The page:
1111-18 NY Times Crossword 11 Nov 18, Sunday

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Constructed by: Eric Berlin
Edited by: Will Shortz

Today’s Theme: Escape Room

There’s a note with today’s puzzle:

CROSSWORD CONTEST
This crossword represents an escape room, with four articles you’ll need hidden inside. After you complete the grid, follow the directions at 41-, 70- and 99-Across to find what to do next. Working correctly will lead you to a four-word phrase with a total of 12 letters. That is your answer.
When you have it, send it by email to: crosswordcontest@nytimes.com. Twenty-five correct solvers, chosen at random, whose entries are received by 6 p.m. Eastern time on Tuesday, Nov. 13, will receive copies of The New York Times Crossword Puzzles 2019 Day-to-Day Calendar, from Andrews McMeel. Only one entry per person. The answer and contest solution will appear next week. The winners’ names will appear in the issue of Dec. 2.

Four answers need the word KEY in one square for completion:

  • 20A. Sycophant : LACKEY
  • 107A. “Fine with me” : OKEY DOKE
  • 127A. Symbol of fire prevention : SMOKEY
  • 15D. Native Iowan : HAWKEYE

That same square holds a letter from a crossing answer. Those four crossing letters, T-A-W-Y, THE LETTERS ON THE KEYS, are needed to “escape” the “room:

  • 31A. Turkish inn : IMARET
  • 8D. Attribute of many political ads : NASTINESS
  • 104D. “Awesome!” : SWEET!
  • 96D. Happy wintertime news for schoolkids : SNOW DAY

We selectively PLACE THEM IN THE CORNERS and then READ NEW DOWN-WORDS.

  • 41A. What’s needed in order to escape this crossword : LETTERS ON THE KEYS
  • 70A. What to do with the items referenced in 41-Across : PLACE THEM IN THE CORNERS
  • 99A. After following the instructions at 70-Across, how to escape this puzzle : READ NEW DOWN-WORDS

So, LOU becomes YOU, ORE becomes ARE, OUR become OUT, and NOD become NOW. YOU ARE OUT NOW, you have ESCAPED the ROOM:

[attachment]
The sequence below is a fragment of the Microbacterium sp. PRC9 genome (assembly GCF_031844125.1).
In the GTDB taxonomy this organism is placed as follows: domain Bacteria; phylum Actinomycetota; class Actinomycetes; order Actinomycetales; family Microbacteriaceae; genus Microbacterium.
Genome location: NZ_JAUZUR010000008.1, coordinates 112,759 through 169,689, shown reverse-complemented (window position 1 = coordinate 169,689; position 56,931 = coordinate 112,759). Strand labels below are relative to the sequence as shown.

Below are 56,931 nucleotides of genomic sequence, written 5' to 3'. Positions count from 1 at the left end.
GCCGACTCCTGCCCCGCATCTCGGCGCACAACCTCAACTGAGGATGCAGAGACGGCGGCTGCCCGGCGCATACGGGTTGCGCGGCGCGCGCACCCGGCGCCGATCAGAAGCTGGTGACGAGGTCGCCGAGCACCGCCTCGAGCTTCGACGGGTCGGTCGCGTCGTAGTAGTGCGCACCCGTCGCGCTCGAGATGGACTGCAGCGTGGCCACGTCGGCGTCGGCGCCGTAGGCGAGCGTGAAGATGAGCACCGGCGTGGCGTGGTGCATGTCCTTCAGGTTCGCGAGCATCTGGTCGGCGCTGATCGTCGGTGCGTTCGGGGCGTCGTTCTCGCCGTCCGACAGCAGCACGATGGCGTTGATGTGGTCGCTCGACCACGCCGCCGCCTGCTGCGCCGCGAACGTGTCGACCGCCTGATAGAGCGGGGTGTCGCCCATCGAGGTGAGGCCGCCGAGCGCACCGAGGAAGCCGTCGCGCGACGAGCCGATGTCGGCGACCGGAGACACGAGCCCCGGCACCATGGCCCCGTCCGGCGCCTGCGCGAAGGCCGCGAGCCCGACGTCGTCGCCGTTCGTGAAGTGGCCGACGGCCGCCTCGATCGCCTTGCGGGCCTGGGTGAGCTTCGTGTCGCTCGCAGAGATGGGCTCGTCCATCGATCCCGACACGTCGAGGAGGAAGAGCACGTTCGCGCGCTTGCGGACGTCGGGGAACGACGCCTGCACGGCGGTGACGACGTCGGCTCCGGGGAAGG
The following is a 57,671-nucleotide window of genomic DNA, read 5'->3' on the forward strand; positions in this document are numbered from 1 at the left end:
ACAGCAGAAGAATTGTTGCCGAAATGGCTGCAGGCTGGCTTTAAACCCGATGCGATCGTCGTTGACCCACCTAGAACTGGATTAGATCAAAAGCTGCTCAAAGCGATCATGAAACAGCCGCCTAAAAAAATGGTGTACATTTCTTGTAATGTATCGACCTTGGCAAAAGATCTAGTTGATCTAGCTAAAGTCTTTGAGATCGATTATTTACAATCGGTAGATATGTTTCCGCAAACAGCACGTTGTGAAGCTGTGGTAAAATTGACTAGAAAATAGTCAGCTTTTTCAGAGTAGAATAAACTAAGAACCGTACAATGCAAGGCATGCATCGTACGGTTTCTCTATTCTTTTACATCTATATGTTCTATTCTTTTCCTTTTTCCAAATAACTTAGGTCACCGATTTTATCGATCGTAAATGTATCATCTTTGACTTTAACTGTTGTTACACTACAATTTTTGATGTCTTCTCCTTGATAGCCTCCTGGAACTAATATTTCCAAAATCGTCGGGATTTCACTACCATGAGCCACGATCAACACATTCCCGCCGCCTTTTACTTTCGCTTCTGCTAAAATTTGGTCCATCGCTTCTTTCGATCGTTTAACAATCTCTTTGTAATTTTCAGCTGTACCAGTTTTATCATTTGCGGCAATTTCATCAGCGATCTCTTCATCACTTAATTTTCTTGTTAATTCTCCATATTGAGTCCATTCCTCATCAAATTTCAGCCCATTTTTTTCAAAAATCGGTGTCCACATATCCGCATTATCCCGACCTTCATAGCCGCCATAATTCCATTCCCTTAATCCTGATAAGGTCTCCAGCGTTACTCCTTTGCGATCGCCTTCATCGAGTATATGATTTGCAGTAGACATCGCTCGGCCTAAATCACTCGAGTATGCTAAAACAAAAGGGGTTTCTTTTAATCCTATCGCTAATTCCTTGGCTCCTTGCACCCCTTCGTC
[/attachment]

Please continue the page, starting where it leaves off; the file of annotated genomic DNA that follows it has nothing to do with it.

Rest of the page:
• 1D. Name one can “skip to” : LOU becomes YOU
  • 18D. It’s mined, all mined! : ORE becomes ARE
  • 111D. Your and my : OUR becomes OUT
  • 120D. Silent approval : NOD becomes NOW

Bill’s time: 18m 58s (just to solve the grid)

Bill’s errors: 0

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Today’s Wiki-est Amazonian Googlies

Across

1. Shakespearean father of three : LEAR

“King Lear” is one of William Shakespeare’s tragedies. Lear’s three daughters figure prominently in the story line. The three are, in order of age:

  • Goneril
  • Regan
  • Cordelia

9. Enjoys the sun : BASKS

Our verb “to bask”, meaning “to expose one to pleasant warmth”, is derived from the gruesome, 14th-century term “basken”, meaning “to wallow in blood”. The contemporary usage apparently originated with Shakespeare, who employed “bask” with reference to sunshine in “As You Like It”.

14. Pants material : CHINO

Chino is a twill cloth most often used to make hard-wearing pants. The pants have come to be referred to as chinos. Chino cloth was originally developed for use by the military, but quickly became popular with civilians.

20. Sycophant : LACKEY

A lackey is someone quite servile, or a male servant. The term probably comes from the Middle French “laquais”, a word used for a footman or servant.

21. Earth tone : OCHRE